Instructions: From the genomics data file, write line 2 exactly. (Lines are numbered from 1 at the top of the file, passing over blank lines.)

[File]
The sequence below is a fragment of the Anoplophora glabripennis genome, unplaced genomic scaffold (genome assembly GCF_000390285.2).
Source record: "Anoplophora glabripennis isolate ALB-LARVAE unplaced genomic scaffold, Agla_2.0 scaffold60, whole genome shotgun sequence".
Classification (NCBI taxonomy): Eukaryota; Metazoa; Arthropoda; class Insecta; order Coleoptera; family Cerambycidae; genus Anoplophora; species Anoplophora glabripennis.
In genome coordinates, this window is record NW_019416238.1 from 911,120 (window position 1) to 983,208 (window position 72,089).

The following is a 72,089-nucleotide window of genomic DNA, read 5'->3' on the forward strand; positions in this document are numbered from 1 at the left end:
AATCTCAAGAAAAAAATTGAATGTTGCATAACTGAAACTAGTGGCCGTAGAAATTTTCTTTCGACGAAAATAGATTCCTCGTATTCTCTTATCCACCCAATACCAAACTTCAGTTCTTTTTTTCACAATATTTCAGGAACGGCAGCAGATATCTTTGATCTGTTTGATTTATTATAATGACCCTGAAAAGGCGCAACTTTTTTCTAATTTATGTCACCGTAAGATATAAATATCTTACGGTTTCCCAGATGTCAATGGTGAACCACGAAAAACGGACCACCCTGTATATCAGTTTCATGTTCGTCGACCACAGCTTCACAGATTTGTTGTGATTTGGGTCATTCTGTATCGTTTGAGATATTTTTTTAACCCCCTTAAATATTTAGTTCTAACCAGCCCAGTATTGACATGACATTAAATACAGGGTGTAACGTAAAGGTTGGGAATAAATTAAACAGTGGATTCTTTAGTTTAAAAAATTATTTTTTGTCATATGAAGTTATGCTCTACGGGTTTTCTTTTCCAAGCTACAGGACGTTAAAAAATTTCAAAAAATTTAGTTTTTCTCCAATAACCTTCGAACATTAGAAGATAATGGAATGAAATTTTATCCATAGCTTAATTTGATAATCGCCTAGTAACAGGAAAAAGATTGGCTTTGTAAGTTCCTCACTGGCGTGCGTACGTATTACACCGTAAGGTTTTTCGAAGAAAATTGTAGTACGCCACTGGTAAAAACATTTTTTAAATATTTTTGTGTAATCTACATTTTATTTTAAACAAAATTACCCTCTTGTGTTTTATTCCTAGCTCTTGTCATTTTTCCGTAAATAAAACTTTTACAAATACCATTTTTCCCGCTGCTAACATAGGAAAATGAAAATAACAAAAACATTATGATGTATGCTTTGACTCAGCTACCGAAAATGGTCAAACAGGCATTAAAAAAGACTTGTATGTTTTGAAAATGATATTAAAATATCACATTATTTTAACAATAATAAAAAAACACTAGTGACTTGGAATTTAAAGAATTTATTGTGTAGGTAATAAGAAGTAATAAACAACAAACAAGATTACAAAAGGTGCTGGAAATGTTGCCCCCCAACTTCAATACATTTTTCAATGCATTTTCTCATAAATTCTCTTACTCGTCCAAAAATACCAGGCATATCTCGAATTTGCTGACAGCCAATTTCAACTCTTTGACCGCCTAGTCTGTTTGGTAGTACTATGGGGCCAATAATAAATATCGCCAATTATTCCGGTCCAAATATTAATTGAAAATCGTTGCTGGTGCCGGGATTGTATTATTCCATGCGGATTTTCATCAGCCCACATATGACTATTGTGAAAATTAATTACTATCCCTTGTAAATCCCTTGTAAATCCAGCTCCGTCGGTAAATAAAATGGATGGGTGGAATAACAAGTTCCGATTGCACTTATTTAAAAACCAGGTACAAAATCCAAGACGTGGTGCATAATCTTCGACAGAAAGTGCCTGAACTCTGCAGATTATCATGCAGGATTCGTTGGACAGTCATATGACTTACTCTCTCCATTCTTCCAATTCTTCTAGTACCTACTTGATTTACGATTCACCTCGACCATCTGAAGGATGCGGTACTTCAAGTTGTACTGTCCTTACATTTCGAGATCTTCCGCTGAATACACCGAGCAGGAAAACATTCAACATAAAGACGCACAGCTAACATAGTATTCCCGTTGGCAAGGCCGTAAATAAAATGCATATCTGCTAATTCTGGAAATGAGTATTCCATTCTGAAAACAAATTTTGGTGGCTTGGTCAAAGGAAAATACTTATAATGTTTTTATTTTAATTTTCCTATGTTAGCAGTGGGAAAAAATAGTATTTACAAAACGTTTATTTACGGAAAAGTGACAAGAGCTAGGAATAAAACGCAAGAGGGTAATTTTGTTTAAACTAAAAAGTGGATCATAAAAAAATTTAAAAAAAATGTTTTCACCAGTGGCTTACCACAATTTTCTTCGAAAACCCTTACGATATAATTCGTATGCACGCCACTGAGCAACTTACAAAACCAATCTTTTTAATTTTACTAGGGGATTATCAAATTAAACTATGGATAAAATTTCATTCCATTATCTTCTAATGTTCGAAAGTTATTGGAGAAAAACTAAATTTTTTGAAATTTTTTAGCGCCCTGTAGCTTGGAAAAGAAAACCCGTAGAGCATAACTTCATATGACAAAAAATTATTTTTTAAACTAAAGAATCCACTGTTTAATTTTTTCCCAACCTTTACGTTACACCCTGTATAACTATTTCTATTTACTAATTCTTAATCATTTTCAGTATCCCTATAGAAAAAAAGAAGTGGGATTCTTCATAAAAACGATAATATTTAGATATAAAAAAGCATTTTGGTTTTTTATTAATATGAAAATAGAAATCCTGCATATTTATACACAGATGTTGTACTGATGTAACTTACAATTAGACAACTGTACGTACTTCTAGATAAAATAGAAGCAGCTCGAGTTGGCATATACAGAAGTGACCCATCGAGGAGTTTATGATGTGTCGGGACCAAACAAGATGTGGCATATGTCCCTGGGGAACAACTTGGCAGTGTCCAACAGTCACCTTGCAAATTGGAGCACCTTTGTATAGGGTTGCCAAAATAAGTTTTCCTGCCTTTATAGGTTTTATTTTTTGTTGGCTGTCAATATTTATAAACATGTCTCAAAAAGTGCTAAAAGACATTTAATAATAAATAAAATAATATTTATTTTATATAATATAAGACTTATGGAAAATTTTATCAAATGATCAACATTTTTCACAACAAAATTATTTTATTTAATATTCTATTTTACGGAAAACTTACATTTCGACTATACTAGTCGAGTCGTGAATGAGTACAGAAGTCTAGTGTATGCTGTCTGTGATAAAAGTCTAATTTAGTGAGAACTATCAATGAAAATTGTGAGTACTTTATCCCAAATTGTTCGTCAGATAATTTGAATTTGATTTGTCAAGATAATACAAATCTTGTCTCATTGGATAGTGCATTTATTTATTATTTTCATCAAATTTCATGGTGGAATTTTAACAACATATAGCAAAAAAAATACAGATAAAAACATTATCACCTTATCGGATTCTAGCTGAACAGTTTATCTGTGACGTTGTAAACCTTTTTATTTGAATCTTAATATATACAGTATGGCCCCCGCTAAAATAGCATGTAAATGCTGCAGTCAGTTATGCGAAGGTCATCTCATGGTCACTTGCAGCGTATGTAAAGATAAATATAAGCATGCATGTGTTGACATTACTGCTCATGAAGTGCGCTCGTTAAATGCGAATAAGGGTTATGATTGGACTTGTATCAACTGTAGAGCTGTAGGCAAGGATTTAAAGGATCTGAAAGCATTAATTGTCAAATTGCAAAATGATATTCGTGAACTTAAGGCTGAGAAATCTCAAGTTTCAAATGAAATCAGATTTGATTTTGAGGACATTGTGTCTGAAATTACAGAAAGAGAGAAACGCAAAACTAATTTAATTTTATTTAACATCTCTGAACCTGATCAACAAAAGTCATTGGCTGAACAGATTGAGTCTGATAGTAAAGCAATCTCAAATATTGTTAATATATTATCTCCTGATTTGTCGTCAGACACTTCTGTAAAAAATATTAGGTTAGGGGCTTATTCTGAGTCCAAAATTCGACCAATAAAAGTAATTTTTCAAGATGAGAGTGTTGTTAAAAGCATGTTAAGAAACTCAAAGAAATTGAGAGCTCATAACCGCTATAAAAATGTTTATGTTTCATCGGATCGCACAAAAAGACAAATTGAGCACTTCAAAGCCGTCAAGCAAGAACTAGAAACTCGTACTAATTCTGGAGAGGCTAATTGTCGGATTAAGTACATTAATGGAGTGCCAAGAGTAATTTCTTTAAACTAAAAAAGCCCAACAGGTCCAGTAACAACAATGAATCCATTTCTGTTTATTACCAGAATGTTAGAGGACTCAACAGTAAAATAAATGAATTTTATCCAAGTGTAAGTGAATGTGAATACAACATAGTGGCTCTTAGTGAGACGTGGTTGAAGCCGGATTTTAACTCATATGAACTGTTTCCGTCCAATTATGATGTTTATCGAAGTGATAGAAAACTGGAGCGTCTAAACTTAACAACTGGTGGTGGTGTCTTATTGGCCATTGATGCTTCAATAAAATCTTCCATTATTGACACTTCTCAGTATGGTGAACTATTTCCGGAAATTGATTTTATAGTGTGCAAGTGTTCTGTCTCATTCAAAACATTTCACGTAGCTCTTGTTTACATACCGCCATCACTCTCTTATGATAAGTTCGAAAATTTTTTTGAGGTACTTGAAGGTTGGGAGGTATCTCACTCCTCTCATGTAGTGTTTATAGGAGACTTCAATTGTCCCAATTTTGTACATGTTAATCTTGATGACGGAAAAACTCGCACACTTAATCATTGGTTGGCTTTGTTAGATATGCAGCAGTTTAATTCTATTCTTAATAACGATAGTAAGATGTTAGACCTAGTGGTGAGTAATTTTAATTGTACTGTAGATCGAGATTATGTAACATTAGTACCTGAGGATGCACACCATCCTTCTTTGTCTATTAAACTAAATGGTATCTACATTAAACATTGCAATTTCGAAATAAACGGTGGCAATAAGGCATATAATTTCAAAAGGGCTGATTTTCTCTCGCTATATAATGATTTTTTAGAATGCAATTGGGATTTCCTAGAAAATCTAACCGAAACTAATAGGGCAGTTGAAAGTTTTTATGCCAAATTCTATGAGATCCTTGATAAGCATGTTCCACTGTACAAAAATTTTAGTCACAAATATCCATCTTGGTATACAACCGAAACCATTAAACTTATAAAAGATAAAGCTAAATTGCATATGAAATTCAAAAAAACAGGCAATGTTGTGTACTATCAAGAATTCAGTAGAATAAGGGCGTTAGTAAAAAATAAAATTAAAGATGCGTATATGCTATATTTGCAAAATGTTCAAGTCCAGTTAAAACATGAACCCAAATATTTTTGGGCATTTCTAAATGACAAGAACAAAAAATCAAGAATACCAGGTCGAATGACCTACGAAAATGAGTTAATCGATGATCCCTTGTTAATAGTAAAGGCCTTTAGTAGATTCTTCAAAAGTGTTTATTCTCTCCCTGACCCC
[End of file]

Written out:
Source record: "Anoplophora glabripennis isolate ALB-LARVAE unplaced genomic scaffold, Agla_2.0 scaffold60, whole genome shotgun sequence".